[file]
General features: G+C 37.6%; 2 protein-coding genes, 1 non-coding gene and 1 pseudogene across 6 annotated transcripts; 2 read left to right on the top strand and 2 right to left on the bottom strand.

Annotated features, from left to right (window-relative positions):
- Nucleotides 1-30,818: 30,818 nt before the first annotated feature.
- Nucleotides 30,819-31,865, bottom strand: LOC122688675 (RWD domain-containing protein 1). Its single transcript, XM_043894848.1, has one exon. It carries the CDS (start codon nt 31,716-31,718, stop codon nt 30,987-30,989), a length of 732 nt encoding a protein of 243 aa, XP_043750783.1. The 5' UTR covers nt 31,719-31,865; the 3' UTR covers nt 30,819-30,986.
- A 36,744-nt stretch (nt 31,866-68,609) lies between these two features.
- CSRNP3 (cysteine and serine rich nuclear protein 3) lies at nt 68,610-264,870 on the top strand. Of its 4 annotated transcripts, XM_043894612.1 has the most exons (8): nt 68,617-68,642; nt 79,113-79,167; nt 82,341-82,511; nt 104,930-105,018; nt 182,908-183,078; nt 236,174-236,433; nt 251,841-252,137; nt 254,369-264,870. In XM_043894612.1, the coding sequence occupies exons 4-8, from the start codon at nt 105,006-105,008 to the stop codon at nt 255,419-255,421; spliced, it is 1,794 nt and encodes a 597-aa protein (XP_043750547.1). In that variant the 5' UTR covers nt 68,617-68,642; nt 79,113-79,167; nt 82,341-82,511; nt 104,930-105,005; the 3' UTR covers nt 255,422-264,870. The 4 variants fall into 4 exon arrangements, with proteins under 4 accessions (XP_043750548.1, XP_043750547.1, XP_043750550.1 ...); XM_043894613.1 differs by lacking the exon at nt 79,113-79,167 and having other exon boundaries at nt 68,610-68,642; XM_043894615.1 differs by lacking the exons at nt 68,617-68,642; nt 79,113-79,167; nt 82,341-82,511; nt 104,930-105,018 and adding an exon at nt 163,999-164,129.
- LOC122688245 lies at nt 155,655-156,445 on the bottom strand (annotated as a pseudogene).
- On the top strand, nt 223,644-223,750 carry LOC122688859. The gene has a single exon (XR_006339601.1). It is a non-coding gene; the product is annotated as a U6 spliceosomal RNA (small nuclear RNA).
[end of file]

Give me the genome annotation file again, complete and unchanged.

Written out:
General features: G+C 37.6%; 2 protein-coding genes, 1 non-coding gene and 1 pseudogene across 6 annotated transcripts; 2 read left to right on the top strand and 2 right to left on the bottom strand.

Annotated features, from left to right (window-relative positions):
- Nucleotides 1-30,818: 30,818 nt before the first annotated feature.
- Nucleotides 30,819-31,865, bottom strand: LOC122688675 (RWD domain-containing protein 1). Its single transcript, XM_043894848.1, has one exon. It carries the CDS (start codon nt 31,716-31,718, stop codon nt 30,987-30,989), a length of 732 nt encoding a protein of 243 aa, XP_043750783.1. The 5' UTR covers nt 31,719-31,865; the 3' UTR covers nt 30,819-30,986.
- A 36,744-nt stretch (nt 31,866-68,609) lies between these two features.
- CSRNP3 (cysteine and serine rich nuclear protein 3) lies at nt 68,610-264,870 on the top strand. Of its 4 annotated transcripts, XM_043894612.1 has the most exons (8): nt 68,617-68,642; nt 79,113-79,167; nt 82,341-82,511; nt 104,930-105,018; nt 182,908-183,078; nt 236,174-236,433; nt 251,841-252,137; nt 254,369-264,870. In XM_043894612.1, the coding sequence occupies exons 4-8, from the start codon at nt 105,006-105,008 to the stop codon at nt 255,419-255,421; spliced, it is 1,794 nt and encodes a 597-aa protein (XP_043750547.1). In that variant the 5' UTR covers nt 68,617-68,642; nt 79,113-79,167; nt 82,341-82,511; nt 104,930-105,005; the 3' UTR covers nt 255,422-264,870. The 4 variants fall into 4 exon arrangements, with proteins under 4 accessions (XP_043750548.1, XP_043750547.1, XP_043750550.1 ...); XM_043894613.1 differs by lacking the exon at nt 79,113-79,167 and having other exon boundaries at nt 68,610-68,642; XM_043894615.1 differs by lacking the exons at nt 68,617-68,642; nt 79,113-79,167; nt 82,341-82,511; nt 104,930-105,018 and adding an exon at nt 163,999-164,129.
- LOC122688245 lies at nt 155,655-156,445 on the bottom strand (annotated as a pseudogene).
- On the top strand, nt 223,644-223,750 carry LOC122688859. The gene has a single exon (XR_006339601.1). It is a non-coding gene; the product is annotated as a U6 spliceosomal RNA (small nuclear RNA).